A 2,000-year-old mummy of a young girl will be returned to Peru from the United States where it is believed to have been taken by grave robbers.
The mummy of the young girl, believed to be between six and eight years old when she died, was being kept at the Corpus Christi Museum of Science and History in the state of Texas, in the United States, but will now be returned to its native Peru.
The mummified girl was reportedly brought to the museum in 1957 as a gift from the American Museum of Natural History (AMNH) in New York City, but the AMNH has no record of it.
The piece is said to have been brought by former AMNH employee Allbert Heine when he was made the Texan museum’s first director.
The current Collections Manager at the Corpus Christi Museum of Science and History, Jilian Becquet, told local media the mummy probably came from “somebody looking to steal things from Peru” but its exact origin is unclear.
The mummy is around 50 centimetres (20 inches) long and is wrapped in rope bundles which cover it completely beside its face. The child was reportedly positioned with her arms across her chest and her knees tucked in.
Becquet said that the mummy had not been displayed since the 1980s as it no longer fits their “mission as a museum” and was instead being kept in storage.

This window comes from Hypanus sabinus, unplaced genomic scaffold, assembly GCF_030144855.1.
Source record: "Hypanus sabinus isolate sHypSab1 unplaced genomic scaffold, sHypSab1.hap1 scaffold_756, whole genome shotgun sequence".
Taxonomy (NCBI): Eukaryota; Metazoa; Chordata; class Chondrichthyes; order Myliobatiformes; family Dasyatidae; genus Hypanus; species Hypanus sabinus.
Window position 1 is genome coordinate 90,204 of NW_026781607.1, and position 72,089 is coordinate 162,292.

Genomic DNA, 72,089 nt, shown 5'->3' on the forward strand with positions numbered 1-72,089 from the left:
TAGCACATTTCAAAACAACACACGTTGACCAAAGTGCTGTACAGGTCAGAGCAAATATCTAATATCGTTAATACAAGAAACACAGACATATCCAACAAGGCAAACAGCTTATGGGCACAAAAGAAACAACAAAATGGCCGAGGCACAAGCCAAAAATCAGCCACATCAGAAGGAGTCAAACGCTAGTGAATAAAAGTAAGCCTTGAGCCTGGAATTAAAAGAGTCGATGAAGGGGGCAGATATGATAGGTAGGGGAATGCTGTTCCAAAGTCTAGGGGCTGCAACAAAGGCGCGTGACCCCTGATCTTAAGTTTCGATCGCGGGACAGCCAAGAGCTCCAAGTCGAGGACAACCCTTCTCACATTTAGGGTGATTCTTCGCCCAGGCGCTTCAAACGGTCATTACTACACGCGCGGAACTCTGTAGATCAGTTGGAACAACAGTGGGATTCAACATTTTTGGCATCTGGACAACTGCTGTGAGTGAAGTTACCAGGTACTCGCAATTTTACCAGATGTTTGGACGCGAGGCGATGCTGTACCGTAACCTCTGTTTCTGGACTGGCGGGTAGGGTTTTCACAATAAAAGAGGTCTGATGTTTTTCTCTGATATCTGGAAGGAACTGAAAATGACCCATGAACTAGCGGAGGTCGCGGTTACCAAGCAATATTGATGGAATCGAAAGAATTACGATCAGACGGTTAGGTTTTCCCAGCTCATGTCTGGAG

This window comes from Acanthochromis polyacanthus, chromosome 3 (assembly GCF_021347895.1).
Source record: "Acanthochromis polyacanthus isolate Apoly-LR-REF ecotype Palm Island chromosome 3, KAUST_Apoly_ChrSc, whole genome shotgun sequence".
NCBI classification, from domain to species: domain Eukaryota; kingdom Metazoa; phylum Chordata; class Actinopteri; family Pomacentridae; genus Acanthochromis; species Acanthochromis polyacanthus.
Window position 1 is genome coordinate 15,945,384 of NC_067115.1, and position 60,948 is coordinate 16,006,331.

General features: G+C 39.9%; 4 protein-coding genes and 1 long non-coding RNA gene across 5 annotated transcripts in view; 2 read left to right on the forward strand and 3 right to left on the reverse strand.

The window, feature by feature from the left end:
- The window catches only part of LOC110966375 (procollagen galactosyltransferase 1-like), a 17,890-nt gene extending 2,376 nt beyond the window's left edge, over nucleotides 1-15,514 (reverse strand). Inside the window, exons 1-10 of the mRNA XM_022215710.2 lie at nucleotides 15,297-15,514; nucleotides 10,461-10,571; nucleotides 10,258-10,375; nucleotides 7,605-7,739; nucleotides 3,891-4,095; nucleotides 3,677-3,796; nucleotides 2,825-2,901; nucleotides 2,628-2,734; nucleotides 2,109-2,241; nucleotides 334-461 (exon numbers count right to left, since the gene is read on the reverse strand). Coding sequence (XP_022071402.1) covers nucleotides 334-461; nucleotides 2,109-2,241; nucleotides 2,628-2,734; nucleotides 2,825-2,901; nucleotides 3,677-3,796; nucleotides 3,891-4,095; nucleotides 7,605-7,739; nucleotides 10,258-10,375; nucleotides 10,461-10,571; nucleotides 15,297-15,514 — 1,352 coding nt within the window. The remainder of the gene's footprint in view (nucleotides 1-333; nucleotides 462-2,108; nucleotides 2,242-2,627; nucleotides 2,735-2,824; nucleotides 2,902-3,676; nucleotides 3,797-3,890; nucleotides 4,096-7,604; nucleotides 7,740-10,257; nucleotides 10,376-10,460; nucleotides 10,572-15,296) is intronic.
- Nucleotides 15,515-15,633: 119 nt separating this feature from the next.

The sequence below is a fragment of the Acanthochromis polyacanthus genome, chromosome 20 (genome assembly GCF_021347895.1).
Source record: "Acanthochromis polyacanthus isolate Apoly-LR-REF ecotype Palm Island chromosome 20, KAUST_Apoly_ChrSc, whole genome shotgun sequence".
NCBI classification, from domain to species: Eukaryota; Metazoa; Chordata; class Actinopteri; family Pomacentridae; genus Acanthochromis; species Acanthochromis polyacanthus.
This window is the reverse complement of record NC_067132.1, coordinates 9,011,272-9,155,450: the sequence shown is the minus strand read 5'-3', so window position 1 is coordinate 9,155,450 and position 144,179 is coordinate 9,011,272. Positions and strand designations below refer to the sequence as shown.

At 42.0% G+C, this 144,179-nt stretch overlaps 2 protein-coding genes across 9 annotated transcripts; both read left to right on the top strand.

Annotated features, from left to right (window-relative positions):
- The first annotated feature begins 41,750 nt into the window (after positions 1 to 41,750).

It is believed the mummy is of Aymara origin, an indigenous nation in the Andes and Altiplano regions of South America. Their ancestors lived in the region for many centuries before becoming a subject people of the Incas in the late 15th or early 16th century, and later of the Spanish in the 16th century.
The museum chose to return the mummy after negotiations started by the Peruvian Embassy in the United States.
The Ministry for Foreign Affairs expects the piece to be transferred to Peru on 7th of February.
According to local media, over 7,000 pieces of Peruvian archaeological heritage have been returned to the country in the last eight years.